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Hidden with code "Submitted as Feature"
Commentary :: Human Rights
22 Apr 2013
Boston, April 21, 2013: The National Lawyers Guild (NLG) wishes to express its
sympathy to those who were wounded and to those who lost family members in the April
15 bombings near the close of the Boston Marathon and in the events of the following
days. We join in spirit with our fellow human beings to hope for speedy recovery
and healing.
While we appreciate that public safety rules usually serve a legitimate purpose in
times of crisis in order to protect and maintain an orderly society, our legal
system includes other important protections derived from the U.S. Constitution.
Those protections must be upheld, especially in the aftermath of crisis. Indeed,
those protections are designed for times of crisis. If Constitutional protections
are denied to one of us, they may one day be denied to all of us.

A suspect is in custody, accused of perpetrating the Boston Marathon bombings and
subsequent violence. He is likely to be charged with the most serious offenses
carrying the most serious penalties. But this suspect, like all who face prosecution
by the United States, has a right to the well-established constitutional protections
of due process of law. He is entitled to the Miranda warning, namely that he has the
right to remain silent, that anything he says can and may be used against him in a
court of law, and that he has a right to consult with a lawyer and to have a lawyer
present during questioning and that, if he cannot afford a lawyer, one will be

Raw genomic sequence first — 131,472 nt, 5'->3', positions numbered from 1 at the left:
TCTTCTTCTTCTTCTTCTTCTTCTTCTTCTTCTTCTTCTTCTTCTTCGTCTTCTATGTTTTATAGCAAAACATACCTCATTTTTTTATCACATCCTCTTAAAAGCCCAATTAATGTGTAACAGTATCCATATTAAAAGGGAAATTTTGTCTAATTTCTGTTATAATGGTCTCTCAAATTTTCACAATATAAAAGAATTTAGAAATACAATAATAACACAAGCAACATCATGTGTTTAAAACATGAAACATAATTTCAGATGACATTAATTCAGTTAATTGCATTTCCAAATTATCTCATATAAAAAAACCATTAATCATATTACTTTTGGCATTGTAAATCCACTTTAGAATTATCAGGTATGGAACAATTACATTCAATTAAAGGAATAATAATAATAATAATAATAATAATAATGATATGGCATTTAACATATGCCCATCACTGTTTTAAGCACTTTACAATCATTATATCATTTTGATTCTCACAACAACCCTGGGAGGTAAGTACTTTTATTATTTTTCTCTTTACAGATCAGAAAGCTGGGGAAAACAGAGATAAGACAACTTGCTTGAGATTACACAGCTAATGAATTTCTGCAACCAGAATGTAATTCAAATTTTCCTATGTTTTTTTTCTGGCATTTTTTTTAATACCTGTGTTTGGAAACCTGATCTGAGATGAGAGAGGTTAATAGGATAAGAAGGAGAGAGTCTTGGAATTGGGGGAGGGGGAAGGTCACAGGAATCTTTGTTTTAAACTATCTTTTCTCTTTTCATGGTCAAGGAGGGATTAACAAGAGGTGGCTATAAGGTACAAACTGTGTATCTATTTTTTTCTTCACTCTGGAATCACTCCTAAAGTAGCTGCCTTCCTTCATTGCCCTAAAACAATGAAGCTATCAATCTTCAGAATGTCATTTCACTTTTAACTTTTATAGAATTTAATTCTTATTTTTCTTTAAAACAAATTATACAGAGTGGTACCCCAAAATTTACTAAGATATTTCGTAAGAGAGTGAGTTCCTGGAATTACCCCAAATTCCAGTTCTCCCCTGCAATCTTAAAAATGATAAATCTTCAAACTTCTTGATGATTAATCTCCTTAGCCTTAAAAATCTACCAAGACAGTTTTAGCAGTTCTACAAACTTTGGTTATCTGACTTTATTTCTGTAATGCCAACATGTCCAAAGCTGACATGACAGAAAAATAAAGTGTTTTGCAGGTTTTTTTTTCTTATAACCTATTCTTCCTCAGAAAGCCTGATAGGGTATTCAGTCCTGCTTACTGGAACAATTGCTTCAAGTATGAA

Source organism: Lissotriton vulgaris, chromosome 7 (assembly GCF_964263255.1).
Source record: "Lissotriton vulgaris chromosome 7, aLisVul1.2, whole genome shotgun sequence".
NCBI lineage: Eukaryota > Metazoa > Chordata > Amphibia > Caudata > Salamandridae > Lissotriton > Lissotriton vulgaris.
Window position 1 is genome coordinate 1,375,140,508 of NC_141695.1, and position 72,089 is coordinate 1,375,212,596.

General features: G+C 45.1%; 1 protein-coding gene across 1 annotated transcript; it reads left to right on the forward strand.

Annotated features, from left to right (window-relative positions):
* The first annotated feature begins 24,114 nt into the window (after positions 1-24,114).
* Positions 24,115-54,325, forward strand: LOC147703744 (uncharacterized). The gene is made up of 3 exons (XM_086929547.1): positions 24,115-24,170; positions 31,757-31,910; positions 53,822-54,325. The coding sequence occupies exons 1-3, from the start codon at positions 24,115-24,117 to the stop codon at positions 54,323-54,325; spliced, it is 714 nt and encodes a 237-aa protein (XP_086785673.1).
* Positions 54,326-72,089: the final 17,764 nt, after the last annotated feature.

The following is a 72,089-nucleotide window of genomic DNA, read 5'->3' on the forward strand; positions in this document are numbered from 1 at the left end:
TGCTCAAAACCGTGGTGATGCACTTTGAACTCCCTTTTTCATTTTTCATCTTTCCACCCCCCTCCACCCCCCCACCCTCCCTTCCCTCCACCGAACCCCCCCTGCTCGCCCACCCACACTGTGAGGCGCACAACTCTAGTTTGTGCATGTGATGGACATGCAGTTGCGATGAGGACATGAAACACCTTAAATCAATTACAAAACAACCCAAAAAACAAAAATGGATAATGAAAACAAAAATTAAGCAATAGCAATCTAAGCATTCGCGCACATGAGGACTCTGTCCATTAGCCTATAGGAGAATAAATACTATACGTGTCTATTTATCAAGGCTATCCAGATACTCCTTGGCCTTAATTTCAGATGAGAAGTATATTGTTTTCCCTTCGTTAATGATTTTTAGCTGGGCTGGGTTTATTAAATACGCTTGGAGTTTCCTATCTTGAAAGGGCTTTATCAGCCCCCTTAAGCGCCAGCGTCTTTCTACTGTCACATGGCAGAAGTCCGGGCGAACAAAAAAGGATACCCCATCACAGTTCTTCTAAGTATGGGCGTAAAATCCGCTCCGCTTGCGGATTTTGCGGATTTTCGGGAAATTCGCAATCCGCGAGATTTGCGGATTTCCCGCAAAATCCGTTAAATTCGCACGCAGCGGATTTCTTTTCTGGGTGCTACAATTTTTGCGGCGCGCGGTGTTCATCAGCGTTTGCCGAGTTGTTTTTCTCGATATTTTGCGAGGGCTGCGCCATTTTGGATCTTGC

appointed to represent him at no cost to him.

Courts have allowed a limited exception to Miranda where there is an immediate and
continuing threat to public safety. However, there is no publicly-stated basis at
this time to apply the urgent public safety exception to the Miranda warning
because, by the admission of law enforcement before the suspect was apprehended on
April 19, it was safe for residents to leave their homes. The protection guaranteed
under Miranda must not be discarded unless dire circumstances demand it.

Our justice system requires us to hold fast to our values and to the rule of law,
especially when the system is tested by those who commit terrible acts of
aggression. The danger that comes with the deprivation of legal protection to any
criminal suspect is the erosion of this protection for us all. If our government is
allowed to selectively respect constitutional rights based on our resentment of the
accused, the rights themselves become meaningless.

The NLG urges law enforcement, and the U.S. Attorney's office, to hold fast to the
Constitutional freedoms which serve to define us as a civilized nation to the rest
of the world at a time when we are being watched so closely. We urge the swift
appearance of the suspect before a judge, and access to a lawyer as quickly as
possible. It is imperative that we, as a democratic nation, ensure that the world
recognizes us at this time as a nation of civilized people in how we treat those
whom we accuse of committing crimes.

This work is in the public domain